Next to my bedside — with the cough drops, an inhaler, the Tivo remote, and several sets of ear plugs — is a small resin lion protecting a resting lamb. My mother’s favorite saying stands behind — a more contemporary reminder of Luther’s idea of vocation. And there’s a small Belle from Disney’s Beauty and the Beast — a memorial to Elise’s 9th birthday in Heaven.
The scene reminds me of the Kingdom. That already-not-yet state of Shalom which God builds and calls us to join. This is what God intended from the beginning. He didn’t make us for violence. He didn’t make us for pain and sorrow. He made us for peace and that architectonic working-together. He made us for justice. He made us for action. He made us not for war, but for love.
That doesn’t mean, of course, that we won’t hurt and we won’t ever need to fight.
In the last year and half, I’ve determined to study the real history of my religious tradition. The final product will come in time. But for now, I realize that fundamentalism — what many call the Independent Fundamental Baptist cult or “IFB,” for short — is a scam. A fraud. Another gospel.
It’s not just a variation on orthodoxy. It’s not just an “extreme” conservative Protestantism. It’s a cult. And even worse.
It hurts to say that. Because I was pretty intimately connected to it. Bob Jones University and all its variations was my life and my ministry. But Jesus isn’t there. God wrote Ichabod over its door long ago.
I now realize that everything that was good from my first 40 years was good because of God’s loud and generous gift, not because of any fundamentalist ideology. My family naturally was a large part of that gift. They taught me what love is. They taught me what Truth is. They taught me what justice is. They taught me what giving your whole self to God’s work is.
I recently found a blog that highlights Bob Jones III’s chapel sayings. Ugh. I remember hearing all those, and promptly ignoring them as the raving nuttiness of a stupid man. Thing is? We thought the same thing about Bob Jones Jr. And now I know that people thought the same thing about Bob Jones Sr.
What’s the deal? Why have we ignored the crazy? I used to wonder at my Mormon friends and how they could ignore the crazy of Joseph Smith. . . . Duh!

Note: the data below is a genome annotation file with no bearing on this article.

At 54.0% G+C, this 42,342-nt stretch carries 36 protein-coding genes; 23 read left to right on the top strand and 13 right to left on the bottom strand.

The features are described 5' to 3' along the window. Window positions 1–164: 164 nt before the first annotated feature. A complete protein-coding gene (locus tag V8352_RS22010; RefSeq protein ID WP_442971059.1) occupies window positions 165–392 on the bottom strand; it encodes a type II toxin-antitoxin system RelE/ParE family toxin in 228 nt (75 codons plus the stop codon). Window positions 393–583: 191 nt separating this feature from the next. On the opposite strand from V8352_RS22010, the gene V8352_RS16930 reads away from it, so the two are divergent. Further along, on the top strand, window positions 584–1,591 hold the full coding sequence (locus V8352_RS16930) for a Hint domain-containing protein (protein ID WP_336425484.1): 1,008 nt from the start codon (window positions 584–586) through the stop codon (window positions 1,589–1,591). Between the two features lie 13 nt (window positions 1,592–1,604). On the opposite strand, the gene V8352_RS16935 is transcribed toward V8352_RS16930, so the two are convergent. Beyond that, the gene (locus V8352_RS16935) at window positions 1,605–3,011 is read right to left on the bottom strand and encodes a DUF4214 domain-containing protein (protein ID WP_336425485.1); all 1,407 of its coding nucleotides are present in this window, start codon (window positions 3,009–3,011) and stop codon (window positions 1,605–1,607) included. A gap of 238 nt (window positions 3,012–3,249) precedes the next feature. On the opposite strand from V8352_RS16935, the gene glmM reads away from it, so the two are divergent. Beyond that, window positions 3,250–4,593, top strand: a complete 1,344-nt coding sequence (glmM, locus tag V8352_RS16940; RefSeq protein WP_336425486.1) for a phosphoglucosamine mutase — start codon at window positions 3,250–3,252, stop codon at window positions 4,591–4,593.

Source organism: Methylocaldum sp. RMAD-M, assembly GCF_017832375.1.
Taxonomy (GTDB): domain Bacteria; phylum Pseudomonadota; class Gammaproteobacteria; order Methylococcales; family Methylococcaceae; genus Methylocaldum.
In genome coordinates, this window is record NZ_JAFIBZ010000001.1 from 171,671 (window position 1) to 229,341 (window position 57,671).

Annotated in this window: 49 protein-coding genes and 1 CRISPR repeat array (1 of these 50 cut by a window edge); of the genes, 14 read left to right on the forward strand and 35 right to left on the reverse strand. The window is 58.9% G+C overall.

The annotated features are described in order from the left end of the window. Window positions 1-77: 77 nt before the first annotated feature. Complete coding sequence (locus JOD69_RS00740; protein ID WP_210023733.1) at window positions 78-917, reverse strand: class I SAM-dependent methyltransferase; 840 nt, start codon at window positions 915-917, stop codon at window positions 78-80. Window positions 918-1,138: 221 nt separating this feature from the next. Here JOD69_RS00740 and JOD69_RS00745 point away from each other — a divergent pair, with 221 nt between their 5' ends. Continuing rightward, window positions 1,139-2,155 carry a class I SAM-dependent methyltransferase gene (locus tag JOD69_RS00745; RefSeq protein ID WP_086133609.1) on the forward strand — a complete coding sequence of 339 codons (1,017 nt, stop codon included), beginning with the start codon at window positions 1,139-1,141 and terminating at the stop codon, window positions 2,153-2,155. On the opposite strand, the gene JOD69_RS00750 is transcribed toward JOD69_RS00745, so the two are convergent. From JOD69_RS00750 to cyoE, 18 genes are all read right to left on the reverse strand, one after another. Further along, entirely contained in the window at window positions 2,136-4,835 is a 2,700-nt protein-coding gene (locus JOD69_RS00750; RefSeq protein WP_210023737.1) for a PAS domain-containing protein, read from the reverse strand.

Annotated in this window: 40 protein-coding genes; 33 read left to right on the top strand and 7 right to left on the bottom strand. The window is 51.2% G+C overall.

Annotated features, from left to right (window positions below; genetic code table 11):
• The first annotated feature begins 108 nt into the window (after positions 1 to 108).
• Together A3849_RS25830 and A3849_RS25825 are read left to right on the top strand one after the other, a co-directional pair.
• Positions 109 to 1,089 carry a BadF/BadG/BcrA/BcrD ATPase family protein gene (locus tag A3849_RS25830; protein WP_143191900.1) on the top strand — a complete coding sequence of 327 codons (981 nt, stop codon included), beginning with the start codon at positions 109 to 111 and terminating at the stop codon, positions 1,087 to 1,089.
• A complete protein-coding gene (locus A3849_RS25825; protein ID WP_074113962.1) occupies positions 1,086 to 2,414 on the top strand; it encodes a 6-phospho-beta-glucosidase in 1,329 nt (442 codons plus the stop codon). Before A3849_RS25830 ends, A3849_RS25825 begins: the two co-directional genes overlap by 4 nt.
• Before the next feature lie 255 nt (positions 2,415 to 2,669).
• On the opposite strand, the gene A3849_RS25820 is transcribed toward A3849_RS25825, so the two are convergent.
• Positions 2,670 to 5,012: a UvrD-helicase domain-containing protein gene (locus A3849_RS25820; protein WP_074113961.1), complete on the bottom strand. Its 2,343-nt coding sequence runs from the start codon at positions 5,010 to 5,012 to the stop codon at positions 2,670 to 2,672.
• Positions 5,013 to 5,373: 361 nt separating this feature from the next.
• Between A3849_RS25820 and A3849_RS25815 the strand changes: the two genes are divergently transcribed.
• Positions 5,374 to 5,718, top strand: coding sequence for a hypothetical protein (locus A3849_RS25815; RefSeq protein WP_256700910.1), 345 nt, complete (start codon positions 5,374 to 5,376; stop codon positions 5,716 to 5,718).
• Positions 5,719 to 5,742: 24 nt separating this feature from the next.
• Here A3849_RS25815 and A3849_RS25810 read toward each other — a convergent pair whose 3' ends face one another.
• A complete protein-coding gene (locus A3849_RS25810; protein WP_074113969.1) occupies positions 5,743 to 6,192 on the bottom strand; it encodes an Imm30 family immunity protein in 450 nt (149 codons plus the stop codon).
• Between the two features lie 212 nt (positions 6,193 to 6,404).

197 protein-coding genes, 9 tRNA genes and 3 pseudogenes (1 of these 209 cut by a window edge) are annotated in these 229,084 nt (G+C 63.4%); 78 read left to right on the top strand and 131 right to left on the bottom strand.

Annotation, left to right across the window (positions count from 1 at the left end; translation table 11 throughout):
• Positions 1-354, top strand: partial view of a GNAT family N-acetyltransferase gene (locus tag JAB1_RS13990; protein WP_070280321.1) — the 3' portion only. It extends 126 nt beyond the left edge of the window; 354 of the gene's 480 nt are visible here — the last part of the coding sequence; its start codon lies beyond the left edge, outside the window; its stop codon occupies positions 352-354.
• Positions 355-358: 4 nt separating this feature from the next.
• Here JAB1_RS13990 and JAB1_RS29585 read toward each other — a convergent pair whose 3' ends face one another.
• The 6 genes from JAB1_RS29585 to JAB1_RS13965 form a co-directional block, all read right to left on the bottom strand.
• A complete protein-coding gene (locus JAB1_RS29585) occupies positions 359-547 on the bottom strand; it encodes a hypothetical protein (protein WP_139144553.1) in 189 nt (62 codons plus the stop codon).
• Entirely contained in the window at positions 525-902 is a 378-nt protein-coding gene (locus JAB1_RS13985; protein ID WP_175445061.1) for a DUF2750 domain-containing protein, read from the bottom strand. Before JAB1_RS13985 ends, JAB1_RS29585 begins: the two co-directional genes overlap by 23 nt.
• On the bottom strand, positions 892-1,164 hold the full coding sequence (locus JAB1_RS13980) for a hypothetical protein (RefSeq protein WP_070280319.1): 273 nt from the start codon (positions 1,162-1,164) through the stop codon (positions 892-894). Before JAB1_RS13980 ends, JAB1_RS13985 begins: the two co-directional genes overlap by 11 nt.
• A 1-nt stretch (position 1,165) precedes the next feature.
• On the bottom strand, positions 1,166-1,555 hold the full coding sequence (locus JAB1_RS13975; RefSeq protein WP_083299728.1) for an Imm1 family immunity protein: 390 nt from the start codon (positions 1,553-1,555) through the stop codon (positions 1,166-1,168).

We ignore the still small Voice of the Spirit trying to call us away from the crazy because it’s so much easier to listen to the powerful people. But they are wrong.
We’re not supposed to stand without apology, but stand in God’s promise.
We’re not supposed to be beautiful. Jesus is beautiful enough for us.
We’re not supposed work at being separated. He has sanctified us and is sanctifying us.
Sin isn’t contagious. Holiness is.
The prophetic books are not for someday. They are for now.
It’s not about our sacrifice. It’s about Jesus’ victory.
It’s not about identifying the sin and the sinner. It’s not about our obedience. It’s about acting in love toward other Image Bearers.
It’s not about achieving a pristine perfection. Jesus did that. Jesus fulfilled that.
It’s not about mincing between bicycle shorts and regular shorts or dicing time up into discrete promissory categories or trying to fetishize any possible reason a child could be culpable as a victim of a crime. “Personal responsibility” for them means blaming the weakest and the quietest because they are so easy to blame. A great big angry mob-boss God versus little ol’ me. The fundamentalists are the ones “sitting in the seat of the scornful.”
But God’s not angry at me. At all. Jesus took care of that. But the IFB can’t accept that. They can’t let go of that anger. Their arms are so full of condemnation, their backpacks are so full of rocks, their fingers are so busy pointing at the weak ones, that they can’t embrace Jesus.
That doesn’t mean Jesus doesn’t have them. I can’t say that. That’s not my call. Even Luther acknowledged that God could cut through the spiritual aristocracy of the medieval Catholic church and redeem those trapped in that system.
But those trapped in the IFB aren’t building the Kingdom. I know that much.
My family tells the story about my grandmother who, when she and my grandpa visited Poland to make a killing in the whip business in 1928, went to a government office to file some paperwork. Another woman was sitting there weeping. Grandma asked her why she was crying. The lady explained that her husband had died, and she needed to get the title for her farm transferred to her name or she’d lose everything. Her crop was dying because she had spent every day sitting in that office waiting for one of those clerks to wait on her. But they wouldn’t. She had no power and they had no reason to pay attention to her. That was the last day before time ran out and her farm would be gone.
You can guess what Grandma did, can’t you? Of course you can. She marched over to the counter and yelled at the two men sitting there. “Get up now and help this woman, do you understand me?” And they did.
My mom says I’m a lot like Grandma. She was building the Kingdom that day. When she stood up and spoke up for a good lady who couldn’t speak through her tears.